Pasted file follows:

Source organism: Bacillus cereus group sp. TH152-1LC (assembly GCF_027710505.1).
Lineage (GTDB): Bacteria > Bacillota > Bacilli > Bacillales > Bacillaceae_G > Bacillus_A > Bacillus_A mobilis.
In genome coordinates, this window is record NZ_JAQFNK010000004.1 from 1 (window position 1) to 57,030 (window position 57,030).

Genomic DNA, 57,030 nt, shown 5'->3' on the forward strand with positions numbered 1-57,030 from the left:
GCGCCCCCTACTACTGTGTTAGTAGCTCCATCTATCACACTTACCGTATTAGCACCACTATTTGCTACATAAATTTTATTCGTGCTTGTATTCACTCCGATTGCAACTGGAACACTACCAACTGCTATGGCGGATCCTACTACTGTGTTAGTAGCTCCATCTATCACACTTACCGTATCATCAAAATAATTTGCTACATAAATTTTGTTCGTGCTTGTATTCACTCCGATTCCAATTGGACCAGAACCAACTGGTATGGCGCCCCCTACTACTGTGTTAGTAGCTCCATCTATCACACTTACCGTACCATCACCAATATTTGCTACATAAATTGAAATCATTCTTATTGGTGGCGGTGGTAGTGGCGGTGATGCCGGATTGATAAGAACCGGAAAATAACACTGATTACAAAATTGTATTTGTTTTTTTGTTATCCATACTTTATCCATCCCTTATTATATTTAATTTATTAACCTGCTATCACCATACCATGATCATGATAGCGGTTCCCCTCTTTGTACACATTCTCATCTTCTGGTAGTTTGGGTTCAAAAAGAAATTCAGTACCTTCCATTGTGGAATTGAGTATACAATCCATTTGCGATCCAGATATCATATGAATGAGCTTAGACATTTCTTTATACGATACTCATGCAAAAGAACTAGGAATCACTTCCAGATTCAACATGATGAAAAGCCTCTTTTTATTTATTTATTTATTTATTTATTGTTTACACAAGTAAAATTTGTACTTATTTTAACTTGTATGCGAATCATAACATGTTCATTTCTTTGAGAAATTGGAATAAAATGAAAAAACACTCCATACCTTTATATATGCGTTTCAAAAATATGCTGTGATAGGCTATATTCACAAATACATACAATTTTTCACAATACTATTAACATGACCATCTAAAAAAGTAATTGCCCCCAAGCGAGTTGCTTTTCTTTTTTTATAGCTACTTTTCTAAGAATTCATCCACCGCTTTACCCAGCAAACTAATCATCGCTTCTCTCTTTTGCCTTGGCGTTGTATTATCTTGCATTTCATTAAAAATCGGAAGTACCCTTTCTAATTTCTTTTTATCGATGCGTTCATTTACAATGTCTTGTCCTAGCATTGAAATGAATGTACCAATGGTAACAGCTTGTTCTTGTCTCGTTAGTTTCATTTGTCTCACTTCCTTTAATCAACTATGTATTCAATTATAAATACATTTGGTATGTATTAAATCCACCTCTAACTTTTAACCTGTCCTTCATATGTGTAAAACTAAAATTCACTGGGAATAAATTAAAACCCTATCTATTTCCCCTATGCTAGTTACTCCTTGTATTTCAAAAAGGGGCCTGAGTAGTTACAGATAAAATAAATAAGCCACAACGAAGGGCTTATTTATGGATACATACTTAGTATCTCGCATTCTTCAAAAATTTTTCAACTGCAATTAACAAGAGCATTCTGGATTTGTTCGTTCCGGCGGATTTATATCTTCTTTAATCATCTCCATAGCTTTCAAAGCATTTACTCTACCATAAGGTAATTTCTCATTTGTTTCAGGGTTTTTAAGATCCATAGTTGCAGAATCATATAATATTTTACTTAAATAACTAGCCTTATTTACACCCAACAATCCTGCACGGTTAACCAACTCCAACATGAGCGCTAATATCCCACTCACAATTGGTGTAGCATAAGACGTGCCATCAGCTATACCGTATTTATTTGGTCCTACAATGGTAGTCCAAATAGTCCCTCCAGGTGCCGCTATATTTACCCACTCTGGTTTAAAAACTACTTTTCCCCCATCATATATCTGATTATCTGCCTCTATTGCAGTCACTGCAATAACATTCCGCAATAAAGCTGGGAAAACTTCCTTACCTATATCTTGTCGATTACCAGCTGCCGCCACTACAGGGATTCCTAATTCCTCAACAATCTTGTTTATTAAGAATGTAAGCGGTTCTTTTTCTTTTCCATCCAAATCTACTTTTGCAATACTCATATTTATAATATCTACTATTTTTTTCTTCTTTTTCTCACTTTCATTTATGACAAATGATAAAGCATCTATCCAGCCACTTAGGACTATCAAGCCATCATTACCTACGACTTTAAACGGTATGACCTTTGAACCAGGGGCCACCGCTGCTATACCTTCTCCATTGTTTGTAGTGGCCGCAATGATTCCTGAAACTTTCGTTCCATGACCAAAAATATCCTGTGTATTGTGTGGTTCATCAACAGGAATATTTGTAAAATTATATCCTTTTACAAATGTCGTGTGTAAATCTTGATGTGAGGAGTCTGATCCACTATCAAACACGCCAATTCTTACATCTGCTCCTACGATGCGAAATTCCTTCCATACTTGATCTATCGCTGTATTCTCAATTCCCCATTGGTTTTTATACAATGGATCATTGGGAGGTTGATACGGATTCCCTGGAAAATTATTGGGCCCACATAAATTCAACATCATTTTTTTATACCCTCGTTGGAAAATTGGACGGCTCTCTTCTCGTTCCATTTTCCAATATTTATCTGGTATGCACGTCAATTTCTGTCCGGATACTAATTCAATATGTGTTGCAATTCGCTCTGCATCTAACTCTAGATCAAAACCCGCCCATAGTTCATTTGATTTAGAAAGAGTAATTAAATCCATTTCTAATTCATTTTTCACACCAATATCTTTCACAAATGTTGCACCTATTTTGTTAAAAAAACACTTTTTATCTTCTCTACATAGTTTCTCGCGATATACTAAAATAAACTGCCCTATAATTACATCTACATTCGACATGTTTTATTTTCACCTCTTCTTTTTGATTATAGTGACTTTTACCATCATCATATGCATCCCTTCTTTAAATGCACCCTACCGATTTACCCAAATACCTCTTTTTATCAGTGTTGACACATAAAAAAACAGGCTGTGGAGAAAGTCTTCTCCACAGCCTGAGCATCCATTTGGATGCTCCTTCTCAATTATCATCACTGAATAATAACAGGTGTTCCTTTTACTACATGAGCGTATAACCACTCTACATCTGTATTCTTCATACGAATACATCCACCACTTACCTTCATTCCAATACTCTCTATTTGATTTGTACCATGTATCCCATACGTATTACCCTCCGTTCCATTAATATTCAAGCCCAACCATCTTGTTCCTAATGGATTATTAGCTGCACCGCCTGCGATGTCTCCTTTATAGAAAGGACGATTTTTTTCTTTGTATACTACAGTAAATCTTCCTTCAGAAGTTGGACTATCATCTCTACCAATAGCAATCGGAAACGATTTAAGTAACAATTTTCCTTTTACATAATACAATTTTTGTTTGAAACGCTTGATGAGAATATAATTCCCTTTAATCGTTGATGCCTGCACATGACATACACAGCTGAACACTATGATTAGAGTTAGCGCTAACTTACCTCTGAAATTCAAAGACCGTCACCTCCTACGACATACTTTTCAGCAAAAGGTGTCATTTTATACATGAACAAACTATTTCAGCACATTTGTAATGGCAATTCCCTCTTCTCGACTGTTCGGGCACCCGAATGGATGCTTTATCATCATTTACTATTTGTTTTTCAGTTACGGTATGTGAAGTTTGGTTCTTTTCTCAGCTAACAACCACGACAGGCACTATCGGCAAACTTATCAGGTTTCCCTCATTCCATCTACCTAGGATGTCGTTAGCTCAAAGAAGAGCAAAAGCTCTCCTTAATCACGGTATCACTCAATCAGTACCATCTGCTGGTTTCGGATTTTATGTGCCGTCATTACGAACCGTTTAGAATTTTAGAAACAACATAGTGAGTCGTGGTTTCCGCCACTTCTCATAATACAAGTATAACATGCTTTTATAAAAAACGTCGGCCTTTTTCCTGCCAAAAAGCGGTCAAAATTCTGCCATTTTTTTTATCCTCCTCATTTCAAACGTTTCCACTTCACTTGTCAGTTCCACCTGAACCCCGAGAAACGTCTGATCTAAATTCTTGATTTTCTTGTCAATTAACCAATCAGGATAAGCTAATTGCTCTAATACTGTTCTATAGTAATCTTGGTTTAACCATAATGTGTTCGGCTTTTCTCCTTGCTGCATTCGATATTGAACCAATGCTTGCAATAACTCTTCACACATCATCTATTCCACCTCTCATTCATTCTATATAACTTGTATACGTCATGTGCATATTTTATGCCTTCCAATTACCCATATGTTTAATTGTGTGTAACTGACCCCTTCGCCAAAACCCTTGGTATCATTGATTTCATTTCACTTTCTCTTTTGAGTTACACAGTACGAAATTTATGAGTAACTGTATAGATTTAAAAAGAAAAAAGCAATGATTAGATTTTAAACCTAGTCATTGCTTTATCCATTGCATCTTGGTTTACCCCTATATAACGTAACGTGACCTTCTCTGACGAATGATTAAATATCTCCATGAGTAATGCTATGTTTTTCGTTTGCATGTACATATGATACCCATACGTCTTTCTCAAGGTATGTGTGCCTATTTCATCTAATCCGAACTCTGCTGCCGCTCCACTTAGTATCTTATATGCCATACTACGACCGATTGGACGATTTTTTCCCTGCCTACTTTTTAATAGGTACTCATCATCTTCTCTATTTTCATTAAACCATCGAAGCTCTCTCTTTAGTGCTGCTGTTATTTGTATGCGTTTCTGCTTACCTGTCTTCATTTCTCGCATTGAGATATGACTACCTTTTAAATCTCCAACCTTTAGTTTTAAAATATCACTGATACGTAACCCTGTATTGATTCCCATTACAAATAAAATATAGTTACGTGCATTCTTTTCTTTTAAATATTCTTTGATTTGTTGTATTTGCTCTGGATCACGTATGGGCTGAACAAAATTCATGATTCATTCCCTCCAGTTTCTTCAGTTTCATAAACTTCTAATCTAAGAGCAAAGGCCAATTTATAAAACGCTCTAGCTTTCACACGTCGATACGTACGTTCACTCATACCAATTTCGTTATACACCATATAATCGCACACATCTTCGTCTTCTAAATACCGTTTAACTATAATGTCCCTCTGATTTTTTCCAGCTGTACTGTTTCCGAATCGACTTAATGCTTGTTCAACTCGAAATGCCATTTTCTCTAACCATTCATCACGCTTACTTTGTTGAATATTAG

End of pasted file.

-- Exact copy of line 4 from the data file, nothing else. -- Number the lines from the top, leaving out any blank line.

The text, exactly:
Genomic DNA, 57,030 nt, shown 5'->3' on the forward strand with positions numbered 1-57,030 from the left: